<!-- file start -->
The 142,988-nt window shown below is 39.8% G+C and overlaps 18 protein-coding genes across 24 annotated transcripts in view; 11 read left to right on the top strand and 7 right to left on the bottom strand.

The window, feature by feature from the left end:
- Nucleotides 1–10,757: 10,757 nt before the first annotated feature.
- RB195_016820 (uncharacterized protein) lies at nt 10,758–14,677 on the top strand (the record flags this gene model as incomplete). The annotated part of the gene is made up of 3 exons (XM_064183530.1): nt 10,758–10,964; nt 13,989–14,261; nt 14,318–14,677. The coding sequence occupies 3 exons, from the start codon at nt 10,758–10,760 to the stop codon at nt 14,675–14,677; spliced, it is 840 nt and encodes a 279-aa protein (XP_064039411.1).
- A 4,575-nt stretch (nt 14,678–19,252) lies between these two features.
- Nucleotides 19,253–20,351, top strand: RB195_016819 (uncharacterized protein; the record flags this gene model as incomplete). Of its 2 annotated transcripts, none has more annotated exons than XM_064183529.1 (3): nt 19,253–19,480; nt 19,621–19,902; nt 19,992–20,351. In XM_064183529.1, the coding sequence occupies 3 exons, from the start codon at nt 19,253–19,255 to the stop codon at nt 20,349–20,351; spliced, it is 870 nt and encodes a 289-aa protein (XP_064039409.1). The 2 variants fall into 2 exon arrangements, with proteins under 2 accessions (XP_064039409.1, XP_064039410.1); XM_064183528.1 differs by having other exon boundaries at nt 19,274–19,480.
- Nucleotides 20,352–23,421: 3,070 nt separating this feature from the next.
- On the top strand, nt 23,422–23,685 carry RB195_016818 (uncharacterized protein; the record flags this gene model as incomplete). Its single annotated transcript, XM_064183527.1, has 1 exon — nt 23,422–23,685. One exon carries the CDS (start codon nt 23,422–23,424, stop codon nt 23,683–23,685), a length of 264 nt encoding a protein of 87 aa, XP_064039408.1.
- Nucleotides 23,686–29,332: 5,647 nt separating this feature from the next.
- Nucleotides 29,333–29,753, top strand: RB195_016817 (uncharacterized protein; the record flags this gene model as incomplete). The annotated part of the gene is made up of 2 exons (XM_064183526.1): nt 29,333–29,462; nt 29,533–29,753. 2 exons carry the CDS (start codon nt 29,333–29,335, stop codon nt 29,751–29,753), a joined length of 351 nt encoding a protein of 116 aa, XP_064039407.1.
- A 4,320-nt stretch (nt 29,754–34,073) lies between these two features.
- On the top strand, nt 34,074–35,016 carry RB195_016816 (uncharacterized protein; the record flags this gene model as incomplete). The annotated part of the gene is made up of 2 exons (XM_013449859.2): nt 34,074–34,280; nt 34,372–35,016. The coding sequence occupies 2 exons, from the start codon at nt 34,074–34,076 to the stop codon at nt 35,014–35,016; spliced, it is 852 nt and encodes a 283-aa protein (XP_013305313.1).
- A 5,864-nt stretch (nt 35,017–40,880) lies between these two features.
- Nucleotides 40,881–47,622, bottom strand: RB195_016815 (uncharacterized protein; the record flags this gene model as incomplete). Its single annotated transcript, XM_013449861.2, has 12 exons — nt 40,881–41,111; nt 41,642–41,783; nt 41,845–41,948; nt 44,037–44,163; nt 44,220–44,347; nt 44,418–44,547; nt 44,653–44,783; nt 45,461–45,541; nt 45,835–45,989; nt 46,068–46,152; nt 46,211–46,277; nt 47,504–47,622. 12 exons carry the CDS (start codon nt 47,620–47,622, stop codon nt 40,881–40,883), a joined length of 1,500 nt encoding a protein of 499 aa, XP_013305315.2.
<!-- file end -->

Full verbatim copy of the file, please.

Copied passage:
The 142,988-nt window shown below is 39.8% G+C and overlaps 18 protein-coding genes across 24 annotated transcripts in view; 11 read left to right on the top strand and 7 right to left on the bottom strand.

The window, feature by feature from the left end:
- Nucleotides 1–10,757: 10,757 nt before the first annotated feature.
- RB195_016820 (uncharacterized protein) lies at nt 10,758–14,677 on the top strand (the record flags this gene model as incomplete). The annotated part of the gene is made up of 3 exons (XM_064183530.1): nt 10,758–10,964; nt 13,989–14,261; nt 14,318–14,677. The coding sequence occupies 3 exons, from the start codon at nt 10,758–10,760 to the stop codon at nt 14,675–14,677; spliced, it is 840 nt and encodes a 279-aa protein (XP_064039411.1).
- A 4,575-nt stretch (nt 14,678–19,252) lies between these two features.
- Nucleotides 19,253–20,351, top strand: RB195_016819 (uncharacterized protein; the record flags this gene model as incomplete). Of its 2 annotated transcripts, none has more annotated exons than XM_064183529.1 (3): nt 19,253–19,480; nt 19,621–19,902; nt 19,992–20,351. In XM_064183529.1, the coding sequence occupies 3 exons, from the start codon at nt 19,253–19,255 to the stop codon at nt 20,349–20,351; spliced, it is 870 nt and encodes a 289-aa protein (XP_064039409.1). The 2 variants fall into 2 exon arrangements, with proteins under 2 accessions (XP_064039409.1, XP_064039410.1); XM_064183528.1 differs by having other exon boundaries at nt 19,274–19,480.
- Nucleotides 20,352–23,421: 3,070 nt separating this feature from the next.
- On the top strand, nt 23,422–23,685 carry RB195_016818 (uncharacterized protein; the record flags this gene model as incomplete). Its single annotated transcript, XM_064183527.1, has 1 exon — nt 23,422–23,685. One exon carries the CDS (start codon nt 23,422–23,424, stop codon nt 23,683–23,685), a length of 264 nt encoding a protein of 87 aa, XP_064039408.1.
- Nucleotides 23,686–29,332: 5,647 nt separating this feature from the next.
- Nucleotides 29,333–29,753, top strand: RB195_016817 (uncharacterized protein; the record flags this gene model as incomplete). The annotated part of the gene is made up of 2 exons (XM_064183526.1): nt 29,333–29,462; nt 29,533–29,753. 2 exons carry the CDS (start codon nt 29,333–29,335, stop codon nt 29,751–29,753), a joined length of 351 nt encoding a protein of 116 aa, XP_064039407.1.
- A 4,320-nt stretch (nt 29,754–34,073) lies between these two features.
- On the top strand, nt 34,074–35,016 carry RB195_016816 (uncharacterized protein; the record flags this gene model as incomplete). The annotated part of the gene is made up of 2 exons (XM_013449859.2): nt 34,074–34,280; nt 34,372–35,016. The coding sequence occupies 2 exons, from the start codon at nt 34,074–34,076 to the stop codon at nt 35,014–35,016; spliced, it is 852 nt and encodes a 283-aa protein (XP_013305313.1).
- A 5,864-nt stretch (nt 35,017–40,880) lies between these two features.
- Nucleotides 40,881–47,622, bottom strand: RB195_016815 (uncharacterized protein; the record flags this gene model as incomplete). Its single annotated transcript, XM_013449861.2, has 12 exons — nt 40,881–41,111; nt 41,642–41,783; nt 41,845–41,948; nt 44,037–44,163; nt 44,220–44,347; nt 44,418–44,547; nt 44,653–44,783; nt 45,461–45,541; nt 45,835–45,989; nt 46,068–46,152; nt 46,211–46,277; nt 47,504–47,622. 12 exons carry the CDS (start codon nt 47,620–47,622, stop codon nt 40,881–40,883), a joined length of 1,500 nt encoding a protein of 499 aa, XP_013305315.2.